University Segregates Students in ‘Processing’ Spaces to ‘Cope’ with Riitenhouse Verdict

Fitchburg State University in Massachusetts is standing by its decision to offer segregated “processing” spaces for students to help them cope with the outcome of the Kyle Rittenhouse trial. The school established separate facilities for students, staff, and faculty of color and for “white allies.” The segregated spaces were intended to encourage students to discuss their “thoughts, emotions, and reflections” about why Rittenhouse was lawfully found not guilty by a jury of his peers.

University gets almost everything about Rittenhouse wrong

In the initial rush to offer a place to cope with the verdict, the university made a number of factual errors  in addition to the questionable moral decisions it made.

Almost every “fact” of the case cited in the email sent out by the school was entirely incorrect. Fitchburg later retracted the statement and claimed that mistakes had been made in the process of making the spaces available as soon as possible.

Clearly, however, the official email reveals that no one involved in the “diversity and inclusiveness ” center at Fitchburg State has devoted any serious attention to following the case.

The announcement claims that Rittenhouse killed two people who were “protesting the wrongful death of Jacob Blake.” The only accurate aspect of this is that Rittenhouse killed two people.

Jacob Blake was not, in fact, killed by police and is still very much alive to this day. If he had been, however, it would not have been a wrongful death according to the law; Blake, a known violent criminal, was brandishing a knife at officers who shot to protect themselves and others.

The men shot by Rittenhouse that night were violent rioters, not peaceful protesters. Both shootings were carried out in clear self defense, a fact entirely omitted by the university.

Segregated coping spaces

The email also notes that Rittenhouse, who was living with his mother just across the Illinois border at the time, drove into Wisconsin with an “automatic rifle.”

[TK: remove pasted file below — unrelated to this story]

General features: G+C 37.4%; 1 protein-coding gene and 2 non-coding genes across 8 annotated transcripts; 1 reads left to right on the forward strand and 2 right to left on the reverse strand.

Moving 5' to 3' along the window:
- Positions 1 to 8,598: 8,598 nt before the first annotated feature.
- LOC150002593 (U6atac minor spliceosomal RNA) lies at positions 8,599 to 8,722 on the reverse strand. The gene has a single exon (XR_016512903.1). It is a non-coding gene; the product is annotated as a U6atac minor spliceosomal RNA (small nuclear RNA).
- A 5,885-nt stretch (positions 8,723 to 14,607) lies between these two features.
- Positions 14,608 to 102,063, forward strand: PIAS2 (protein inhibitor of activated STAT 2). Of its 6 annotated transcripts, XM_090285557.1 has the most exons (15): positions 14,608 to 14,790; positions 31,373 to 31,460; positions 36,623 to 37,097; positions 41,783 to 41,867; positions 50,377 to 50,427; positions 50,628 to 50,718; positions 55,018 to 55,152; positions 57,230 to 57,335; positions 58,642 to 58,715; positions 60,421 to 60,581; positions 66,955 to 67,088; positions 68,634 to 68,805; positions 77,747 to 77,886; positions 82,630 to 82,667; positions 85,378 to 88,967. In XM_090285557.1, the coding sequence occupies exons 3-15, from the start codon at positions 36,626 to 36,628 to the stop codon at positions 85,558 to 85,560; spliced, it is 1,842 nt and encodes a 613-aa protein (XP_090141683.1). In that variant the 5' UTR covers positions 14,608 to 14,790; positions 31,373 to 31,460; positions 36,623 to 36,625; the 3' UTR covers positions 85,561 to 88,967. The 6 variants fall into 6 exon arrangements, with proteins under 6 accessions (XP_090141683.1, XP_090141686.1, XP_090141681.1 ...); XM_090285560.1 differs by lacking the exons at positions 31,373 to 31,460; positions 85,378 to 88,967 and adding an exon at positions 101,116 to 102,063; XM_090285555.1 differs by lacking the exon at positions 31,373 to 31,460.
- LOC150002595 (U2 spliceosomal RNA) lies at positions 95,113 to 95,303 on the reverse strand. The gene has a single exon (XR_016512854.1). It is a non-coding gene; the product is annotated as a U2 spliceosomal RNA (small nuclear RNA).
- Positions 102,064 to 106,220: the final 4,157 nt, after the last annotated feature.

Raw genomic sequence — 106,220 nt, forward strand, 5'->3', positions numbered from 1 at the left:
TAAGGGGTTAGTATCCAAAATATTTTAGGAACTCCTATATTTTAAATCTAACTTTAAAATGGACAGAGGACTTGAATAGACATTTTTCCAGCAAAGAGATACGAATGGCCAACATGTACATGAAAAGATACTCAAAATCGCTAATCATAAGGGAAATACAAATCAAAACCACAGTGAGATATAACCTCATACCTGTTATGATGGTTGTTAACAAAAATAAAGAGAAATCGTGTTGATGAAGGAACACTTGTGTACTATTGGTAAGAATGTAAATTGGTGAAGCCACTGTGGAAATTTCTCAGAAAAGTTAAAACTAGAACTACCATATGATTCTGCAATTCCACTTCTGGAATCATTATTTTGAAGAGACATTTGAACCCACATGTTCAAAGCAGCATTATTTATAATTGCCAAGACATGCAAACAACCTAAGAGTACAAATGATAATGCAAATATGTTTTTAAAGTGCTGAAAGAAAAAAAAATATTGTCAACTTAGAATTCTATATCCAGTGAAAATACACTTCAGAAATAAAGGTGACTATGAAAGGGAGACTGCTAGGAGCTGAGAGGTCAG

Rittenhouse lived only minutes away from Kenosha, where he worked and where his father lives. He was already in Wisconsin when he was asked to assist in defending a local business.

There was no “automatic rifle” and the semi-automatic AR-15 which was used in the shooting never left the state of Wisconsin at any point, as was established very early in the trial.

University administrators were either entirely oblivious to the actual events and the course of the trial or they deliberately lied about the case to encourage angry students to take advantage of their segregated processing spaces.

The implication of having any space like that at all is that students should be encouraged to discuss what can be done to undermine the jury system.

For anyone who watched the trial it was obvious that no reasonable jury could return a guilty verdict. For Fitchburg State University and its students the outcome was so baffling that it required safe spaces free from all whiteness to be comprehended.

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By Frank Bergman

Frank Bergman is a political/economic journalist living on the east coast. Aside from news reporting, Bergman also conducts interviews with researchers and material experts and investigates influential individuals and organizations in the sociopolitical world.

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